Process Management

News 344 views last update:6 Aug 2012

Long struggle to grow GM crops in Japan

The Japanese agriculture ministry has set up a study team to spur commercialization of genetically modified crops for biofuel instead of food, which has been largely shunned by the public because of safety concerns.

By promoting the commercialization of GM crops for fuel, the ministry hopes to eventually gain the public's trust in using GM crops for human consumption.

Full-fledged commercial cultivation of GM crops started in other countries, such as the Untied States, about 10 years ago.

Japanese universities and research institutes started growing GM crops outdoors on an experimental basis from the late 1990s. Most of these projects are still in the research and development stage.

Approved, but not grown
Currently, 11 GM crops in Japan are approved under a national law based on the Cartagena Protocol on Biosafety. The crops, including rice plants, soybeans and corn, are mainly intended for human food and animal feed.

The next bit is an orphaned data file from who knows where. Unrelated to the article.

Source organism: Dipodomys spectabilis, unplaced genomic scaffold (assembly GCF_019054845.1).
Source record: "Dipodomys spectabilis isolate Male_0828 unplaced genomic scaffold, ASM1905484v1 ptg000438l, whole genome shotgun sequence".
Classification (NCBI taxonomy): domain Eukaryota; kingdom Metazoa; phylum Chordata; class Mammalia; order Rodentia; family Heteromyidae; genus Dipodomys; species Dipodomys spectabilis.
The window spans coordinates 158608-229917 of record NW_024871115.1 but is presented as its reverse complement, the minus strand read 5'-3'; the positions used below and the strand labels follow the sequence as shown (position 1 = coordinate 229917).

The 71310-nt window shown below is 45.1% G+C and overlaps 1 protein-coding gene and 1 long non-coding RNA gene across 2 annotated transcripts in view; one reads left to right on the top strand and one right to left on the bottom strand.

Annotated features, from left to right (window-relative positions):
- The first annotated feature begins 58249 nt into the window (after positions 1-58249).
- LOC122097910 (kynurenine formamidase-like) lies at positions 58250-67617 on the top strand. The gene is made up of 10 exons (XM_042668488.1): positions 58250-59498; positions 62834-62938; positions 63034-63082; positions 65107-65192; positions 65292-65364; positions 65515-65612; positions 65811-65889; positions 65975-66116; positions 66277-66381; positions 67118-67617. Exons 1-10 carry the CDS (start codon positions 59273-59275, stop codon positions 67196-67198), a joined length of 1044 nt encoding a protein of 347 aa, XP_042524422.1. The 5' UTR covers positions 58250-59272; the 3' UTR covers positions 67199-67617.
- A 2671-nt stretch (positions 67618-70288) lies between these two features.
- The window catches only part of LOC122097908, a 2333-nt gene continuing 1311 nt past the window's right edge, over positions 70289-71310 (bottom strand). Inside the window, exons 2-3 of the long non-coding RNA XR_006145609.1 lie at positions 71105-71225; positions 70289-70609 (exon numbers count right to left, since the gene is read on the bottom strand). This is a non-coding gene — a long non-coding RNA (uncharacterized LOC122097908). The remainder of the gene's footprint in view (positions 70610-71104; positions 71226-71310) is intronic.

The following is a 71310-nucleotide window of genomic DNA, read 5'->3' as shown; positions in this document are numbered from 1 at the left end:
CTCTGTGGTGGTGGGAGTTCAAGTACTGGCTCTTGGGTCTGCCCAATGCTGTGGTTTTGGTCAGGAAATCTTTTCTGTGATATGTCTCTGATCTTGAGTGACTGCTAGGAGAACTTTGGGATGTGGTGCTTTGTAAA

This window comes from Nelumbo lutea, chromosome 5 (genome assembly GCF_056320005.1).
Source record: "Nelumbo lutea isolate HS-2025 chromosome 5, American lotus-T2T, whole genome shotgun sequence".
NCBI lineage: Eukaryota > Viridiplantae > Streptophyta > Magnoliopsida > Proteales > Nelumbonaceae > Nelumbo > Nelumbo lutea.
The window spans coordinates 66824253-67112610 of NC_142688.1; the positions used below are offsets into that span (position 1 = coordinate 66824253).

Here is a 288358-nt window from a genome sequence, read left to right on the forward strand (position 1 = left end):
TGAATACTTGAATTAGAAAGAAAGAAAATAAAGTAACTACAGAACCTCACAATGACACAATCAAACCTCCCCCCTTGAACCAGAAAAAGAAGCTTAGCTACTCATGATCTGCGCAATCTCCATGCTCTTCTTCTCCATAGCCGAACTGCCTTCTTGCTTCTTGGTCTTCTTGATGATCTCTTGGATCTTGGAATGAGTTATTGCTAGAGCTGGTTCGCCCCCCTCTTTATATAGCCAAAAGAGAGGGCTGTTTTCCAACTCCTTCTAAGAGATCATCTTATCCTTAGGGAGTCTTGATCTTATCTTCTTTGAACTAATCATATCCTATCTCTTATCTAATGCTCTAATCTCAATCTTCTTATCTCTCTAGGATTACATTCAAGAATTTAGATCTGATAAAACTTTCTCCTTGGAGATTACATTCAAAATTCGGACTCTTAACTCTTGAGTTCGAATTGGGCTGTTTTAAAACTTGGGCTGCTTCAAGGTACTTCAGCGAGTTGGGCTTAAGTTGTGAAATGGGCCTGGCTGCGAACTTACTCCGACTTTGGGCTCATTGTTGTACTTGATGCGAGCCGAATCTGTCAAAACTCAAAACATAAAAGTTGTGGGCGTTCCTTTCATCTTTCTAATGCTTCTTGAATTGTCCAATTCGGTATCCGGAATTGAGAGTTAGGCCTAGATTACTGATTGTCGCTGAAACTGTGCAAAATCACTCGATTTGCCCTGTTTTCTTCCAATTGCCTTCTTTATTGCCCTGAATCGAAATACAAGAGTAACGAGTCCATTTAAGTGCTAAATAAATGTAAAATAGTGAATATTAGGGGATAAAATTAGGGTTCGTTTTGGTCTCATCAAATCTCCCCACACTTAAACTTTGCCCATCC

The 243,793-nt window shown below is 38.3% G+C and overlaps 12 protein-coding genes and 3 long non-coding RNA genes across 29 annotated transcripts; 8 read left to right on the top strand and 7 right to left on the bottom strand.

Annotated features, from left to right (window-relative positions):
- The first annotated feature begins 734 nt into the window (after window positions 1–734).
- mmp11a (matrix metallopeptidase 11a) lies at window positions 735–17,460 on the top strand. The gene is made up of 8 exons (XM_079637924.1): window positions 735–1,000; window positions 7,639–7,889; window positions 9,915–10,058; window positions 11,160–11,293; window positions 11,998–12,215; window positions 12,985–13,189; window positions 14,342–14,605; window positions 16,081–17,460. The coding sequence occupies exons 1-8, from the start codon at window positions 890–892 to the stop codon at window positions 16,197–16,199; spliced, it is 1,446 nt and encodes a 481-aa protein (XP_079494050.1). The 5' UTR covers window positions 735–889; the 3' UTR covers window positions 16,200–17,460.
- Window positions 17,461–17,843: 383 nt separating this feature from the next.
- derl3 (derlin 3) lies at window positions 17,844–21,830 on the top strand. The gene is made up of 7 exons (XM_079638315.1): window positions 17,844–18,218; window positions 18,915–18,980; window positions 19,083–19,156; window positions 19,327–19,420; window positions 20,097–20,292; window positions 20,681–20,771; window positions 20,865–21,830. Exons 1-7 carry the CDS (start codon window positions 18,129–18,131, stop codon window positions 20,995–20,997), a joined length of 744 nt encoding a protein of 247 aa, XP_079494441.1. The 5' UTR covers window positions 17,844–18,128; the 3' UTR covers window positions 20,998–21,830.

But none of the crops grown for human consumption has been commercialized. Commercial farming has not yet been established in Japan for even inedible GM plants.

Because of strong safety concerns among the nation's consumers, the government has found it difficult to approve GM crops for practical use.

"Medical" GM rice
GM rice, which has been found to relieve hay fever symptoms, is handled as a medical product and must go through strict animal experiments before it can be commercialized.

To get around all of these hurdles, the Ministry of Agriculture, Forestry and Fisheries considered commercialization of GM fields for purposes other than human consumption.

The study team, comprising specialists and executives of consumer and producer groups, will draw up a medium-term strategy and a scheduled program for research, development and commercialization of GM crops.

Long way to go
It is expected to propose concrete plans to commercialize inedible GM crops in five to 10 years.

Crops under the plan include GM rice plants, which can yield more grain than regular rice plants for use as biofuel.

Other GM plants that can suck up underground toxic substances, such as heavy metals, will also be considered.

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